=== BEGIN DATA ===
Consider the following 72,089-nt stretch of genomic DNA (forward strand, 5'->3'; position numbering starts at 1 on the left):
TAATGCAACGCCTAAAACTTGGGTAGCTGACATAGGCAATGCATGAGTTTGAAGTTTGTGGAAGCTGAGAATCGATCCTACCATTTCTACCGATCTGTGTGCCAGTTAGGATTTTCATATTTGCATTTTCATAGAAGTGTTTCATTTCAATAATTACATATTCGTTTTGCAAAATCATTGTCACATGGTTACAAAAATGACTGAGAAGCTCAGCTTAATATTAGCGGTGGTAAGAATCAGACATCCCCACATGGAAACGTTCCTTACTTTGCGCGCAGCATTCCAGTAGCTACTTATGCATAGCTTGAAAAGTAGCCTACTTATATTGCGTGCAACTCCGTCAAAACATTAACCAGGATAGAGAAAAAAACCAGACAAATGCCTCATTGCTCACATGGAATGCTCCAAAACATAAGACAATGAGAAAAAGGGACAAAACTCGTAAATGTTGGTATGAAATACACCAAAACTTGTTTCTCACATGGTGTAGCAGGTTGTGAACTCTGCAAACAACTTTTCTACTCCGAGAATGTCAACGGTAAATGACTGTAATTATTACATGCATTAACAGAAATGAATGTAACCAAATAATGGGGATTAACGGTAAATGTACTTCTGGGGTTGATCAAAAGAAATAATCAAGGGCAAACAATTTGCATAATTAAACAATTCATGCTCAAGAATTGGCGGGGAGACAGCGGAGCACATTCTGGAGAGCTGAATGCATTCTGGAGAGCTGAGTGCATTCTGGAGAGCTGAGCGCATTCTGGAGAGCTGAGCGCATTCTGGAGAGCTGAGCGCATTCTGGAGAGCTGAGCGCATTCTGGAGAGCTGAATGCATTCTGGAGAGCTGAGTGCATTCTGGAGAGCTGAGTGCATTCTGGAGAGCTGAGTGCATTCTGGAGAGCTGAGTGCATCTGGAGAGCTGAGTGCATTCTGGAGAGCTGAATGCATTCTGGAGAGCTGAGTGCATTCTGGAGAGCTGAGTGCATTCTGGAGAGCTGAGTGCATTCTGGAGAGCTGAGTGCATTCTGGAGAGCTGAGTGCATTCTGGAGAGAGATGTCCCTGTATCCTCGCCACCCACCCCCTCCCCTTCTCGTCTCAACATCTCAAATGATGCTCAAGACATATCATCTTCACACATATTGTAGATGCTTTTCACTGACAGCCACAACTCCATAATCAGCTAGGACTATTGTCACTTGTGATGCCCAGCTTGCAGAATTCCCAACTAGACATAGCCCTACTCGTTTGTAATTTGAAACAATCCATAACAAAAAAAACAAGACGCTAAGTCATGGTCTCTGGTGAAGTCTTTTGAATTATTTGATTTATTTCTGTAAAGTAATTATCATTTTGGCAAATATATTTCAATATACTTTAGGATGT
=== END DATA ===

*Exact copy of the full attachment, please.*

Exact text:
Consider the following 72,089-nt stretch of genomic DNA (forward strand, 5'->3'; position numbering starts at 1 on the left):
TAATGCAACGCCTAAAACTTGGGTAGCTGACATAGGCAATGCATGAGTTTGAAGTTTGTGGAAGCTGAGAATCGATCCTACCATTTCTACCGATCTGTGTGCCAGTTAGGATTTTCATATTTGCATTTTCATAGAAGTGTTTCATTTCAATAATTACATATTCGTTTTGCAAAATCATTGTCACATGGTTACAAAAATGACTGAGAAGCTCAGCTTAATATTAGCGGTGGTAAGAATCAGACATCCCCACATGGAAACGTTCCTTACTTTGCGCGCAGCATTCCAGTAGCTACTTATGCATAGCTTGAAAAGTAGCCTACTTATATTGCGTGCAACTCCGTCAAAACATTAACCAGGATAGAGAAAAAAACCAGACAAATGCCTCATTGCTCACATGGAATGCTCCAAAACATAAGACAATGAGAAAAAGGGACAAAACTCGTAAATGTTGGTATGAAATACACCAAAACTTGTTTCTCACATGGTGTAGCAGGTTGTGAACTCTGCAAACAACTTTTCTACTCCGAGAATGTCAACGGTAAATGACTGTAATTATTACATGCATTAACAGAAATGAATGTAACCAAATAATGGGGATTAACGGTAAATGTACTTCTGGGGTTGATCAAAAGAAATAATCAAGGGCAAACAATTTGCATAATTAAACAATTCATGCTCAAGAATTGGCGGGGAGACAGCGGAGCACATTCTGGAGAGCTGAATGCATTCTGGAGAGCTGAGTGCATTCTGGAGAGCTGAGCGCATTCTGGAGAGCTGAGCGCATTCTGGAGAGCTGAGCGCATTCTGGAGAGCTGAGCGCATTCTGGAGAGCTGAATGCATTCTGGAGAGCTGAGTGCATTCTGGAGAGCTGAGTGCATTCTGGAGAGCTGAGTGCATTCTGGAGAGCTGAGTGCATCTGGAGAGCTGAGTGCATTCTGGAGAGCTGAATGCATTCTGGAGAGCTGAGTGCATTCTGGAGAGCTGAGTGCATTCTGGAGAGCTGAGTGCATTCTGGAGAGCTGAGTGCATTCTGGAGAGCTGAGTGCATTCTGGAGAGAGATGTCCCTGTATCCTCGCCACCCACCCCCTCCCCTTCTCGTCTCAACATCTCAAATGATGCTCAAGACATATCATCTTCACACATATTGTAGATGCTTTTCACTGACAGCCACAACTCCATAATCAGCTAGGACTATTGTCACTTGTGATGCCCAGCTTGCAGAATTCCCAACTAGACATAGCCCTACTCGTTTGTAATTTGAAACAATCCATAACAAAAAAAACAAGACGCTAAGTCATGGTCTCTGGTGAAGTCTTTTGAATTATTTGATTTATTTCTGTAAAGTAATTATCATTTTGGCAAATATATTTCAATATACTTTAGGATGT